Released 1990

I can no longer sit
in church on Sundays.
It presses down on me,
thick and binding as a waistband
wrung around a pregnancy
or braided hair too tightly wound.
An hour to be endured.

Then, in the airless space
beneath the layering of ritual,
to inner eyes, well hidden
by my parched-tight, enpewed frame,
the image, uncalled, came.

The enormous braindead body-of-Christ
hooked up to a breathing machine.
And then I saw,
beneath the stark white sheet,
the rising swell of newformed life,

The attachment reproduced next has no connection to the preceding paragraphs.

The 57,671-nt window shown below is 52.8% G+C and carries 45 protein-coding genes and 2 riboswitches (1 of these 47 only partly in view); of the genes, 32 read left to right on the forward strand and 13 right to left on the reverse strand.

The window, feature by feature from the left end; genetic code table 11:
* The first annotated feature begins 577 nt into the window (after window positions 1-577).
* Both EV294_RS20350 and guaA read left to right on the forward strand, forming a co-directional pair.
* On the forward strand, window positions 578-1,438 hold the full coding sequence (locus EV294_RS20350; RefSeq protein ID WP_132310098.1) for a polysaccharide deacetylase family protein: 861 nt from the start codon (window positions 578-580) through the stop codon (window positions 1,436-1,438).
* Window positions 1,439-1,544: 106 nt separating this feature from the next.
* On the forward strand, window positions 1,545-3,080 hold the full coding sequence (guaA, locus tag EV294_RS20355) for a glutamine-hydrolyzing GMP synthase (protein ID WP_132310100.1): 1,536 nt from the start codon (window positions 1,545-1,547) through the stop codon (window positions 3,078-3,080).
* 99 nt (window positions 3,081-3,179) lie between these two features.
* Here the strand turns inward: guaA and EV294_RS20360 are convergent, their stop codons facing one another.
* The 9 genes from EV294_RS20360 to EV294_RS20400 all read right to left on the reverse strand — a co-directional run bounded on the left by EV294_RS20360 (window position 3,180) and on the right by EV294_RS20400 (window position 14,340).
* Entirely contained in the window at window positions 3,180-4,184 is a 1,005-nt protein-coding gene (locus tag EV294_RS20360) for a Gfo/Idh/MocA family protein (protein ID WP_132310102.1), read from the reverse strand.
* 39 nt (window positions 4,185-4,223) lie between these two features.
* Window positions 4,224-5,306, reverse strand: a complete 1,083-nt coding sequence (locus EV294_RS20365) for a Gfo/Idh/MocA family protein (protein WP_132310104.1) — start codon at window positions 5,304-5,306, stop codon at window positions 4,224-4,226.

ripened for birth,
and felt in me the unrelenting urge
to push toward the opening.

Coming then up
right out of myself
I rose
in the smack middle
of the droning sermon
and walked toward the door,
released into pure brightness
and a wind so wild
that it undid my hair.

Deb Cooper

Send Comments to Greg Gordon MD, CFI, cydoc@earthlink.net
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